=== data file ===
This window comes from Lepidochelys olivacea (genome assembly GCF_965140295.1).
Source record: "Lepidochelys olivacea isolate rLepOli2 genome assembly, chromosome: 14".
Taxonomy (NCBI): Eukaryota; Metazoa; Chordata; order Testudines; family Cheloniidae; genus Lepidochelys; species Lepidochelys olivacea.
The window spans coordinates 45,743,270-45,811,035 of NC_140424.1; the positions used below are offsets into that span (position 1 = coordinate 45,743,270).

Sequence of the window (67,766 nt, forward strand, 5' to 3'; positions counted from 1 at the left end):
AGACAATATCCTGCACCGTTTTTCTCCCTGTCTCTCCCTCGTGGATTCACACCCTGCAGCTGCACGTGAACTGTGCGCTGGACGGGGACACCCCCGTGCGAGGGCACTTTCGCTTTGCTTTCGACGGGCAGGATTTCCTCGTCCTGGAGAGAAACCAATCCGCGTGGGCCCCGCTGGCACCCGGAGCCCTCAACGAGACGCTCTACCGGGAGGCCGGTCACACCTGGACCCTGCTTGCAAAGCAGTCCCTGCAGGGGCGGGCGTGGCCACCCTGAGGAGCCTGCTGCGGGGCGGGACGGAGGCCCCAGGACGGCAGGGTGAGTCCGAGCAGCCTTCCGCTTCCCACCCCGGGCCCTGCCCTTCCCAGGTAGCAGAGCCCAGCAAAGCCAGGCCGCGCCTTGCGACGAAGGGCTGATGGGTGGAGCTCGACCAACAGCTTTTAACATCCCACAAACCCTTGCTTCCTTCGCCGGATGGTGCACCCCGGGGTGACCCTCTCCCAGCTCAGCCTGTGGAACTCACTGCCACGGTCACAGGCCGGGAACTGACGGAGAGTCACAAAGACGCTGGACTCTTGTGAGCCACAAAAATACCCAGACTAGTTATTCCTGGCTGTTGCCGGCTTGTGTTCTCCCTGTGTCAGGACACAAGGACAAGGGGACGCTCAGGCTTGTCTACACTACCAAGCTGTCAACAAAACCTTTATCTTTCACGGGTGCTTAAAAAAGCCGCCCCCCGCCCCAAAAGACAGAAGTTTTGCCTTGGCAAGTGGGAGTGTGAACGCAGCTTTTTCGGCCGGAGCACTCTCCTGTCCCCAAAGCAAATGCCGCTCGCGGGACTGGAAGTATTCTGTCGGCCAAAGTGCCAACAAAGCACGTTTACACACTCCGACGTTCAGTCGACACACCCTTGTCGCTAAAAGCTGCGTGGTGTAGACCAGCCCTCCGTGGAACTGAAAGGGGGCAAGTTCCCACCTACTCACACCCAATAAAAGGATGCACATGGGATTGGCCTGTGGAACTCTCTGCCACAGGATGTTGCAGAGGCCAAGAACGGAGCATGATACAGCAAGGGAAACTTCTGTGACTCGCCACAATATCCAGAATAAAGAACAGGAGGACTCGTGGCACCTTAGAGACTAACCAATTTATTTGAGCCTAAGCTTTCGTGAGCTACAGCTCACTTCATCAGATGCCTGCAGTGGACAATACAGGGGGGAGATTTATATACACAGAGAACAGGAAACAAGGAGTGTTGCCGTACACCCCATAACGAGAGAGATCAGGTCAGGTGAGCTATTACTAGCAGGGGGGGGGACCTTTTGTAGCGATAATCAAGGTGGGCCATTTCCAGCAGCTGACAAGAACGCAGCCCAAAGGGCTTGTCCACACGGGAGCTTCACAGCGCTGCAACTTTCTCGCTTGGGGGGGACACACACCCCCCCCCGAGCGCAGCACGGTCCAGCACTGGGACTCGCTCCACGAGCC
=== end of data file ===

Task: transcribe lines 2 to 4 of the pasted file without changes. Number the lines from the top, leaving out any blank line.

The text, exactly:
Source record: "Lepidochelys olivacea isolate rLepOli2 genome assembly, chromosome: 14".
Taxonomy (NCBI): Eukaryota; Metazoa; Chordata; order Testudines; family Cheloniidae; genus Lepidochelys; species Lepidochelys olivacea.
The window spans coordinates 45,743,270-45,811,035 of NC_140424.1; the positions used below are offsets into that span (position 1 = coordinate 45,743,270).